The seabass was average – nothing I’d recommend. It was on their specials board, so wouldn’t be on the regular menu anyway. It was quite overcooked and under seasoned, but luckily we had all the other dishes to share and enjoy. The pizza was good, we found nothing to complain about, but it did not wow us like the other dishes. The thin crust was a little undercooked as well, ending up quite soggy.

Our pasta di mare was beyond delicious. The menu reads “A combination of scallops and prawns in perfectly-simmered pomodoro sauce”, but instead of scallops we had gotten fish. It would’ve been nice for the server to notify us about the change in the dish, even though I’m sure they meant well in making the replacement. Regardless, the fish was cooked beautifully! The prawns were juicy and plump, and the pomodoro sauce was so fresh and sweet! We could tell that they used whole tomatoes because of the mashed tomato chunks in the sauce, and from how it wasn’t that rich red that we often find in canned tomatoes, but rather a lighter, pinkish sauce.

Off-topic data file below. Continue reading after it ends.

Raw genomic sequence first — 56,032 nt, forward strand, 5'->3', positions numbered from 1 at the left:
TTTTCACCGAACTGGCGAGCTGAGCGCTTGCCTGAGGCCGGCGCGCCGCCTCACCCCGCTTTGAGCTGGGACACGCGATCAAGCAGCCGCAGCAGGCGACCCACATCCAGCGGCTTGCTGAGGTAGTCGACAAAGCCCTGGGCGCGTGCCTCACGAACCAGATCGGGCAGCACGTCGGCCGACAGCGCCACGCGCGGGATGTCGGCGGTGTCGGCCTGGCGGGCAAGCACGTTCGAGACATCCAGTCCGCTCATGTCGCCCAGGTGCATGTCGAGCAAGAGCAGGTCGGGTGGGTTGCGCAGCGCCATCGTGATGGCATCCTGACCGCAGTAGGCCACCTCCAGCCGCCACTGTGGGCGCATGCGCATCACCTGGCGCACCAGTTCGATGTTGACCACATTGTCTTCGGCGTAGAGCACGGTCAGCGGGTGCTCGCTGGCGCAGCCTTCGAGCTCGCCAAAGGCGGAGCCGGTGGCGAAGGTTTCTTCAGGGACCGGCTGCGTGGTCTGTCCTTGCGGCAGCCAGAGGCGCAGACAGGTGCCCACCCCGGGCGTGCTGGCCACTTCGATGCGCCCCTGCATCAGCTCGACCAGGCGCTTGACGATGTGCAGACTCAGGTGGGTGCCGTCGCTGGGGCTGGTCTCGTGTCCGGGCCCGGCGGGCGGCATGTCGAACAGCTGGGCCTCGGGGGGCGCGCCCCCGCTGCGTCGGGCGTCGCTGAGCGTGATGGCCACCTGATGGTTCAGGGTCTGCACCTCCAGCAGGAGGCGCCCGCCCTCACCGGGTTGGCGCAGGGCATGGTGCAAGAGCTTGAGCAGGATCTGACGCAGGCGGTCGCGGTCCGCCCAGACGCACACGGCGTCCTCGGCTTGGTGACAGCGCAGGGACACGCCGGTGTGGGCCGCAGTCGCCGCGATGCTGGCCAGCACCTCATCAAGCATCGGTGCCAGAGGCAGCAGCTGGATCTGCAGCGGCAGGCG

Overall, it was a beautiful dinner. The ambiance, the company, the very accommodating service, and the delicious food were a killer combination! It’s a little pricier than RSM Lutong Bahay, but paralleled in the sense that they are both unpretentious garden venues that make you feel like you’re enjoying somebody’s lovingly home cooked food. Both seem to be hidden gems that can be easily overlooked, and both gave us food full of sincerity and warmth to comfort even the rainiest of days.

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One thought on “Rainy Day Refuge – The Tagaytay roadtrip

  1. añesca

    Your article is a good read! can’t help but crave for filipino foods while reading it lol I’ll try to go to rsm lutong bahay when i get back on december from canada 😉